In the case of Studio 60, it's not surprising. Aaron Sorkin, the show's creator, is a liberal. As a West Wing fan, I already knew that, but I didn't realize he was so liberal that he would harvest ex-girlfriend Kristin Chenoweth's stem cells and clone a fictional version of her to make a point. Harriet (played by Sarah Paulson) is the comic center of Studio 60's show within a show. She is also a devout Christian in an industry that, we are constantly told, mocks belief in God. It must be true, because poor Harriet is forever saying things like "My faith is important to me and I don't apologize for that!" before going on to defend free speech, gay rights, and a sketch making fun of fundamentalists.
The problem with Harriet is that she exists only to disprove an argument that nobody made in the first place. Sorkin has set up a straw man -- the idea that "liberals" hate "Christians" -- and then given us a spanking by creating a Christian character so open-minded that only a fool would oppose her. When the writers on Studio 60's version of SNL are working on a Christmas sketch, one complains "Christmas is a sham!" and we're supposed to realize, "We liberals just don't get it." But what if Harriet actually said aloud that gay people are immoral, that abortion is murder, that illegal immigrants should be deported, or even that she's for school prayer? What if she espoused positions that some viewers find intolerant? We'll never know, since Harriet isn't permitted to say anything potentially offensive. She's just there to remind us all to play nice.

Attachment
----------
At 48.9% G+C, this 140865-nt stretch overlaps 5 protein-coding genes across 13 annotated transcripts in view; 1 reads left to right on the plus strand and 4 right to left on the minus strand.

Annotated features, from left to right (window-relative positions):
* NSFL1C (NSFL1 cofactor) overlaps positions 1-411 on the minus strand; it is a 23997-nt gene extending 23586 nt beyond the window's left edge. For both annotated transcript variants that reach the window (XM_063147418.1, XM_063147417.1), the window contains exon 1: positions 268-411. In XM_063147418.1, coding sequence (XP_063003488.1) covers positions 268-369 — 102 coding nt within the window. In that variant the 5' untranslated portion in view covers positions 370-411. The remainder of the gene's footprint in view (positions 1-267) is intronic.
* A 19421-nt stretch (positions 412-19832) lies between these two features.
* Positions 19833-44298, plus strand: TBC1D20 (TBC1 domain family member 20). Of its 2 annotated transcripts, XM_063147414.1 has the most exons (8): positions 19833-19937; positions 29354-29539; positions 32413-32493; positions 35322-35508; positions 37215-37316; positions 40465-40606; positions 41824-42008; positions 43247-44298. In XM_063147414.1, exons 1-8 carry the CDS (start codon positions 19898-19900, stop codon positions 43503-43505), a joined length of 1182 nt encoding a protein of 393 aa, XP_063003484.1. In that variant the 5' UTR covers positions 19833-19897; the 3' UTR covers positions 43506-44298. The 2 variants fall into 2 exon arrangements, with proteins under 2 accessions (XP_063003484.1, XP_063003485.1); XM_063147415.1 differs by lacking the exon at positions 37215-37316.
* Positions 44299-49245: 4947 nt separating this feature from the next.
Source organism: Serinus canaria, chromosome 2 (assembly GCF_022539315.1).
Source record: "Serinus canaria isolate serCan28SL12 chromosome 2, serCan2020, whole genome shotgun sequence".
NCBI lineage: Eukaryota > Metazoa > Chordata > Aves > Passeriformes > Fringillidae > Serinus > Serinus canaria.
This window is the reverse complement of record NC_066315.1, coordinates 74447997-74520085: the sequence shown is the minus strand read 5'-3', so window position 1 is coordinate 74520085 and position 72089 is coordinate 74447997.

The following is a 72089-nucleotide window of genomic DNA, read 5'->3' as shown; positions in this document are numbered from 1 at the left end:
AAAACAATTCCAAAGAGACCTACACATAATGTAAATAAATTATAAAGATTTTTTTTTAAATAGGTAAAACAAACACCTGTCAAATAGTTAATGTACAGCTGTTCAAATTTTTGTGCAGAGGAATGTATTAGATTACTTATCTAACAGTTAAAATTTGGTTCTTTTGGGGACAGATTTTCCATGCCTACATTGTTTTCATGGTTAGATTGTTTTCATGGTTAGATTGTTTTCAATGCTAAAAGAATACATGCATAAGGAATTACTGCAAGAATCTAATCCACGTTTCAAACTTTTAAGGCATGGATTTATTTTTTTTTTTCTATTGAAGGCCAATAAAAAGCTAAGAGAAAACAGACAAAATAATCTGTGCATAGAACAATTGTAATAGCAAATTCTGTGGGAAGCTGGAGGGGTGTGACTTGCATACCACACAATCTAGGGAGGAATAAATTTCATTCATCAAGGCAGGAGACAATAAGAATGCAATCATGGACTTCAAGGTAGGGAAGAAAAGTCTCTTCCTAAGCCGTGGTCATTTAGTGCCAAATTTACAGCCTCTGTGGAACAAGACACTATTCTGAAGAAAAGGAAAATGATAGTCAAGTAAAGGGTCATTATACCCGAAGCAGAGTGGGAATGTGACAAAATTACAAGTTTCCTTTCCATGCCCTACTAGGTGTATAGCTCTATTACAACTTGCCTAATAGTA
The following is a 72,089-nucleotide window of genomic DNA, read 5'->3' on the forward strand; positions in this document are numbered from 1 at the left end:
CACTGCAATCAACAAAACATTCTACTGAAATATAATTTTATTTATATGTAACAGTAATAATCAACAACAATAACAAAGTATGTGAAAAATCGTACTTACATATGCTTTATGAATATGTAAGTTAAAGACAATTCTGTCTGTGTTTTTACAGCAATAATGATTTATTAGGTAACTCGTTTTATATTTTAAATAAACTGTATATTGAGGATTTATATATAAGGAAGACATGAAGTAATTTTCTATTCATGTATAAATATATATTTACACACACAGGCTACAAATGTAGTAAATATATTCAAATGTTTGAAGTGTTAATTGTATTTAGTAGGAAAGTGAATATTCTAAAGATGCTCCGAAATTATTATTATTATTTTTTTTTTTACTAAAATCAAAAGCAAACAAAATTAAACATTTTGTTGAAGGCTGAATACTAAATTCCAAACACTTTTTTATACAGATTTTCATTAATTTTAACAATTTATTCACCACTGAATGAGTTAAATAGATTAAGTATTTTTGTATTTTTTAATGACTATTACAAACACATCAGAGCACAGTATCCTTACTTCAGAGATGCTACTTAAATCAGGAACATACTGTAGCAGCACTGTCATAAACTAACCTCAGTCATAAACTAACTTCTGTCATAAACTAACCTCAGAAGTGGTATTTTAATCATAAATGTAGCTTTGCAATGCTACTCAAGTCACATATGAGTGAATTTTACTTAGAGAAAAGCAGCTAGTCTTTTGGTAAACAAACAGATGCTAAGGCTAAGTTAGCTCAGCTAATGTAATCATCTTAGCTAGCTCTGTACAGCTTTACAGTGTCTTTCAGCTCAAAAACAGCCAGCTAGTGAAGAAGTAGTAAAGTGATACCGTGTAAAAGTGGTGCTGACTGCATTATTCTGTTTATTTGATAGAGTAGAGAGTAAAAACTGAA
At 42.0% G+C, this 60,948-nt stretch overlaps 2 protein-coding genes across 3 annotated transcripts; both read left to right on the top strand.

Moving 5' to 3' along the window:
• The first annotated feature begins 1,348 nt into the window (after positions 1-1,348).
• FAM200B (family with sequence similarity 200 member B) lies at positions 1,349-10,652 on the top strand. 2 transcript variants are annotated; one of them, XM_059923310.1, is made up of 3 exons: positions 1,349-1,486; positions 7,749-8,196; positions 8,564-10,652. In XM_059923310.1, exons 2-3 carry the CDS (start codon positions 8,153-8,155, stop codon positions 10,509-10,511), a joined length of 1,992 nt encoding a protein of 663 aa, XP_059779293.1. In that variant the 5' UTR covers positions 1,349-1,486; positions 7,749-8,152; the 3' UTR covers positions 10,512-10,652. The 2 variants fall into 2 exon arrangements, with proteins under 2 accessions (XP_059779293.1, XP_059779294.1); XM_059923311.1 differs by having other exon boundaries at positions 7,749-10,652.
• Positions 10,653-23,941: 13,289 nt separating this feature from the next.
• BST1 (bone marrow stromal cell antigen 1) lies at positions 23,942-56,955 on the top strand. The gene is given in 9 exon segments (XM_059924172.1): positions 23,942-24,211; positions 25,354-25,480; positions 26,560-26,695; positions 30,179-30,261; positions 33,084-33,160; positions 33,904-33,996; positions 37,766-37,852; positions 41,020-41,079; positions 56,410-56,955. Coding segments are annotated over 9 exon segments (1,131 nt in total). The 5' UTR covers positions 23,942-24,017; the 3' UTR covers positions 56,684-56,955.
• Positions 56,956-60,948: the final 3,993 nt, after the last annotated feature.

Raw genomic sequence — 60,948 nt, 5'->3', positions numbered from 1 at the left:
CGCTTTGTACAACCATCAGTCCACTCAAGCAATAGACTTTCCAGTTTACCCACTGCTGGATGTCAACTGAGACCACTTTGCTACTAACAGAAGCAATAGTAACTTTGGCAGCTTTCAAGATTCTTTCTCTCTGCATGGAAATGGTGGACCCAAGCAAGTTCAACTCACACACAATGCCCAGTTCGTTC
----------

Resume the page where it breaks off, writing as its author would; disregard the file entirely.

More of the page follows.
Hungry for nastiness, I turned to Brothers & Sisters and Calista Flockhart. Now, I understand why the show's writers couldn't make Kitty too Coulteresque; digital bat-wings and gargoyle horns are way too expensive to use in a series every week. Early on, Kitty did sound conservative. She said things like "I am tough on crime, America first, old-fashioned, and in-your-face" (as opposed to, I guess, weak on crime, America last, newfangled, and shy). Since then, her politics have, shall we say, evolved. When Kitty learned her baby brother was about to be sent to Iraq, she tried to pull strings to keep him from going, then apologized on TV for supporting the war in the first place. Recently, another brother -- the gay one -- has fought Kitty's decision to work for a Republican Senator (Rob Lowe). The Senator voted for the anti-gay marriage amendment. Of course, he's sorry he did: He supports gay civil unions and voted the party line only so he'd save his education bill....
END of Excerpt
For the Harris column in full: www.ew.com
Despite Harris' own liberalism and his inability to refrain from taking a swipe at Ann Coulter, he does make a good point about TV conservatives. Why do these fictional right-wingers end up spouting liberal talking points? Could it be that "tolerant" Hollywood finds it difficult to write sympathetic characters who hold a non-leftist position?